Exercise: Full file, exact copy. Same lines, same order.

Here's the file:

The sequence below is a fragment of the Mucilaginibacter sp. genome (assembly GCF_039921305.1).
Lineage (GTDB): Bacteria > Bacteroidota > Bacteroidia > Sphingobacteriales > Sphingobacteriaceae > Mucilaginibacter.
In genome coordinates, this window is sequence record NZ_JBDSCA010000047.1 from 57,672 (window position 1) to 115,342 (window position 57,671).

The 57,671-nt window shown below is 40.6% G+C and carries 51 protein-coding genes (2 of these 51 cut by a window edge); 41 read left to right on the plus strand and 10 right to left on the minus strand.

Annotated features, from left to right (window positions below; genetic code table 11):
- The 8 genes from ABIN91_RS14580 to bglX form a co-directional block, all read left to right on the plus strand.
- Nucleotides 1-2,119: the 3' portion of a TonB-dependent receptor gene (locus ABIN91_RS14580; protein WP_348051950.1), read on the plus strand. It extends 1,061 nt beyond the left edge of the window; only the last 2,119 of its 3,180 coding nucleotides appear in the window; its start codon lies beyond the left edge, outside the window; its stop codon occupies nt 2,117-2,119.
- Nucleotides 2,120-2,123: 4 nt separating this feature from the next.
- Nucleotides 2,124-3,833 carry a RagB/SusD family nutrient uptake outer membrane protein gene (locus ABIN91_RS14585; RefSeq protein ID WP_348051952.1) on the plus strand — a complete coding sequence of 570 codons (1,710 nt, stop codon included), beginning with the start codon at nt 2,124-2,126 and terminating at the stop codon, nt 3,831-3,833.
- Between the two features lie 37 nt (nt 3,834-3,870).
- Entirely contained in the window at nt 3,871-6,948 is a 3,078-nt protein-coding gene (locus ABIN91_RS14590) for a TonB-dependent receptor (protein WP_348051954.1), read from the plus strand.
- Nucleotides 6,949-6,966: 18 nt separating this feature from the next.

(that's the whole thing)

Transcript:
The sequence below is a fragment of the Mucilaginibacter sp. genome (assembly GCF_039921305.1).
Lineage (GTDB): Bacteria > Bacteroidota > Bacteroidia > Sphingobacteriales > Sphingobacteriaceae > Mucilaginibacter.
In genome coordinates, this window is sequence record NZ_JBDSCA010000047.1 from 57,672 (window position 1) to 115,342 (window position 57,671).

The 57,671-nt window shown below is 40.6% G+C and carries 51 protein-coding genes (2 of these 51 cut by a window edge); 41 read left to right on the plus strand and 10 right to left on the minus strand.

Annotated features, from left to right (window positions below; genetic code table 11):
- The 8 genes from ABIN91_RS14580 to bglX form a co-directional block, all read left to right on the plus strand.
- Nucleotides 1-2,119: the 3' portion of a TonB-dependent receptor gene (locus ABIN91_RS14580; protein WP_348051950.1), read on the plus strand. It extends 1,061 nt beyond the left edge of the window; only the last 2,119 of its 3,180 coding nucleotides appear in the window; its start codon lies beyond the left edge, outside the window; its stop codon occupies nt 2,117-2,119.
- Nucleotides 2,120-2,123: 4 nt separating this feature from the next.
- Nucleotides 2,124-3,833 carry a RagB/SusD family nutrient uptake outer membrane protein gene (locus ABIN91_RS14585; RefSeq protein ID WP_348051952.1) on the plus strand — a complete coding sequence of 570 codons (1,710 nt, stop codon included), beginning with the start codon at nt 2,124-2,126 and terminating at the stop codon, nt 3,831-3,833.
- Between the two features lie 37 nt (nt 3,834-3,870).
- Entirely contained in the window at nt 3,871-6,948 is a 3,078-nt protein-coding gene (locus ABIN91_RS14590) for a TonB-dependent receptor (protein WP_348051954.1), read from the plus strand.
- Nucleotides 6,949-6,966: 18 nt separating this feature from the next.